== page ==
Lordy Guest

    Nope, I'm not sure softboxes is what I want. All I know is we need a solid
    source of light so our Sony DSC-S75 digital camera doesn't get all hung up
    on not having enough light to focus, etc. Frankly, the "softness" of the
    light, while I was aware of it, was never that much present in my mind.
    That should tell you my level of experience.

    Our objective is to photograph traditional oriental clothing, which has a
    tendency to be very reflective because of materials such as silk and gold
    coaching, in detail and texture. We've been doing that for some time, and
    have learned a lot during that period, but it still represents a huge
    challenge. We've been able to find a few tricks and workarounds that give
    us decent results, but we know our photographs can look so much better than
    they do.

    Image manipulation is also a challenge and very time consuming. So, in
    addition to better quality photographs, we'd like pictures that are solid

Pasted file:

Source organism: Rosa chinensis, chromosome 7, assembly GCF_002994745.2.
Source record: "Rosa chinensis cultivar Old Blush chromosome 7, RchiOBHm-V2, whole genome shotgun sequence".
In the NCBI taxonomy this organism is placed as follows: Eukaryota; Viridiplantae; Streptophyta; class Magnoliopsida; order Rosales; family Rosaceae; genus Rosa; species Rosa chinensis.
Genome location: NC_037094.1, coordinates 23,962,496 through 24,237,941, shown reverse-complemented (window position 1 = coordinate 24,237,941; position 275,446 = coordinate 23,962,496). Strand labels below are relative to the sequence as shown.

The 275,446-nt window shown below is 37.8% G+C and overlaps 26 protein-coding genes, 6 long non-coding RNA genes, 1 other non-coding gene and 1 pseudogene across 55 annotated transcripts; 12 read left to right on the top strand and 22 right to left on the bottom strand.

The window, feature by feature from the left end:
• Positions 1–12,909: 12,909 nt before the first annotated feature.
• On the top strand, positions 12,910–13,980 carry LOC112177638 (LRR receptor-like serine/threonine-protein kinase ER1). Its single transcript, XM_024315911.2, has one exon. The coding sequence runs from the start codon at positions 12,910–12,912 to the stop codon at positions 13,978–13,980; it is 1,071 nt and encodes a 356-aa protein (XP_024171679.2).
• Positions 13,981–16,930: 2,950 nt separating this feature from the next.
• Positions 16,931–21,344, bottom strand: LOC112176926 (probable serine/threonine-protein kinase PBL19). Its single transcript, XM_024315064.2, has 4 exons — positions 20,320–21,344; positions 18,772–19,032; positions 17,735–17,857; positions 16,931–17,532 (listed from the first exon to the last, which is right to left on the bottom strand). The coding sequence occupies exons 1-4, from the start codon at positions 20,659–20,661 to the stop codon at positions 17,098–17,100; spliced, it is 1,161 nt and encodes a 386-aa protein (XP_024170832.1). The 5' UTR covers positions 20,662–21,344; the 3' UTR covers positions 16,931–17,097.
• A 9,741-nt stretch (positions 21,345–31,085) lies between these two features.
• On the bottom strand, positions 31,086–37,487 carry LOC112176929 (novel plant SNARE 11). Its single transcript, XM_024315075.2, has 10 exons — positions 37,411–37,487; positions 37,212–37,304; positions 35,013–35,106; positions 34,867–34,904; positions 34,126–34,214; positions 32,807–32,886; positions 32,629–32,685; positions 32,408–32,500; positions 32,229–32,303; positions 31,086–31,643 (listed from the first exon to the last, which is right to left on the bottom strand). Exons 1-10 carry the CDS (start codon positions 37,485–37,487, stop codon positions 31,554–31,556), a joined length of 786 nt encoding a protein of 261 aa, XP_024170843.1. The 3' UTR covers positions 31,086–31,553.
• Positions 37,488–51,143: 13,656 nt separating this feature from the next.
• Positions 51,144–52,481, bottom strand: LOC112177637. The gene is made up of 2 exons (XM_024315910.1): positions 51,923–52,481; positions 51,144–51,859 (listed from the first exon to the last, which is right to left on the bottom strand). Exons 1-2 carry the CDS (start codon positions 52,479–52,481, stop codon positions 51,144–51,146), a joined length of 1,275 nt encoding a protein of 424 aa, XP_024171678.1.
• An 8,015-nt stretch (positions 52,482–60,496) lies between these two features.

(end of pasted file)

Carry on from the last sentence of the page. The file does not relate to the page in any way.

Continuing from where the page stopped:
enough from the beginning that we don't have to mess with them too much in
    PhotoShop (or whatever).

    We've never used a professional light setup and that seems to be the next
    logical step, so here we are!

    Thanks for your interest!
     
    Lordy, Feb 25, 2004
    #8
  9. Lordy

    Lisa Horton Guest

    Okay, with more specifics, more specific suggestions are possible. I
    don't know what kind of light source you're using now, but for best
    results, you probably want more. Since you mention difficulty
    focussing, I suspect you want a lot more.

    Only certain softboxes are suitable for use with hot lights, using